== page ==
Jul 20, 2022 10:00 pm

The Cortex Machina project has its origins in a deeply rooted fascination with neurobiology in general, and the biological origins of consciousness in particular. Unfortunately, it can often be very challenging to discuss and share these fascinating concepts, simply because they generally require a lot of prior knowledge which is, to say the least, quite unfamiliar to most people. That’s why we have started this series of short columns: to kindle interest in the fields of neuroscience and neurobiology and to provide my readers with enough general knowledge on the human brain and cognition to start exploring and sharing these fascinating concepts themselves. We will start with a series of articles on brain anatomy, to provide the reader with an understanding of brain architecture and nomenclature, which will be helpful later on when we discuss other topics. So without further ado, let’s enter now into your Forebrain!

The Forebrain (Prosencephalon)

Figure 1: The Forebrain, consisting of Telencephalon and Diencephalon.

The Forebrain, or Prosencephalon, develops out of the upper initial vesicle of the neural tube. This ‘forebrain vesicle’ later subdivides further into two vesicles that give rise to the Telencephalon and the Diencephalon (see Fig.2b in Story 1 – Introduction to your brain). Remarkably, these two structures are divided into approximately symmetrical left and right hemispheres. We’ll take a closer look at the division between hemispheres in the next article. 

Figure 2: Cortical hemispheres and corpus callosum.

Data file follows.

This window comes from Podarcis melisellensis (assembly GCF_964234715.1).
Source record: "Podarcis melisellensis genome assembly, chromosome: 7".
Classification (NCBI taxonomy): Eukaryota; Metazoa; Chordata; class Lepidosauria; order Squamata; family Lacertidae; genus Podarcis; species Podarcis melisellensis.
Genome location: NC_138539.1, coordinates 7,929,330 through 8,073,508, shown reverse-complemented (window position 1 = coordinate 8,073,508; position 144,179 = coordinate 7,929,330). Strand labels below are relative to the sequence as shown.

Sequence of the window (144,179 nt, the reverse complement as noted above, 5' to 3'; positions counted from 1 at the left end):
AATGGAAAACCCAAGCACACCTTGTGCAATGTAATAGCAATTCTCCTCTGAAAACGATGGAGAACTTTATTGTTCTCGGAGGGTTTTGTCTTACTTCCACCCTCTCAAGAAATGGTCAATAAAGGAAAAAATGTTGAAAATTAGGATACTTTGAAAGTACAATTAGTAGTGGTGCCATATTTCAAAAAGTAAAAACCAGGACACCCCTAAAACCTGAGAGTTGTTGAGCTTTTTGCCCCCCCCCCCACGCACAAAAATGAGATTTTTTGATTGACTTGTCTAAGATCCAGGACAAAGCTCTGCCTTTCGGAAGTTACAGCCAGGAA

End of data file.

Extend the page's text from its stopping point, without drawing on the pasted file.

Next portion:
The Telencephalon is just another name for the Cerebrum, the part of the brain containing the cerebral cortex and which is the seat of our higher cognitive functions like vision, language, reasoning, learning, touch, and fine-motor control, see Fig.3. We’ll mostly focus on this part of the brain further on, as this is also where our consciousness and our minds are generated.

Figure 3: Telencephalon.

The Diencephalon, which is located between the telencephalon and the midbrain, contains the thalamus, hypothalamus, epithalamus, subthalamus, and pituitary gland. Note that these structures are also duplicated in the left and right hemispheres, just like structures in the Cerebrum.

Figure 4: Diencephalon.

The thalamus is generally believed to act as a relay station, or hub, relaying information between different subcortical areas and the cerebral cortex in the Telencephalon. The hypothalamus regulates certain metabolic processes and activities of the autonomic nervous system. It does this by secreting neurohormones that activate the pituitary gland and in this way control the body temperature, hunger, aspects attachment behaviors, thirst, fatigue, sleep, and circadian rhythms. The pituitary gland synthetizes and secretes hormones directly into the bloodstream (endocrine gland).

Figure 5: Thalamus, hypothalamus, and pituitary gland.

A big thanks for your reading from the entire Cortex Machina team!

You can find all our stories already published on our blog.

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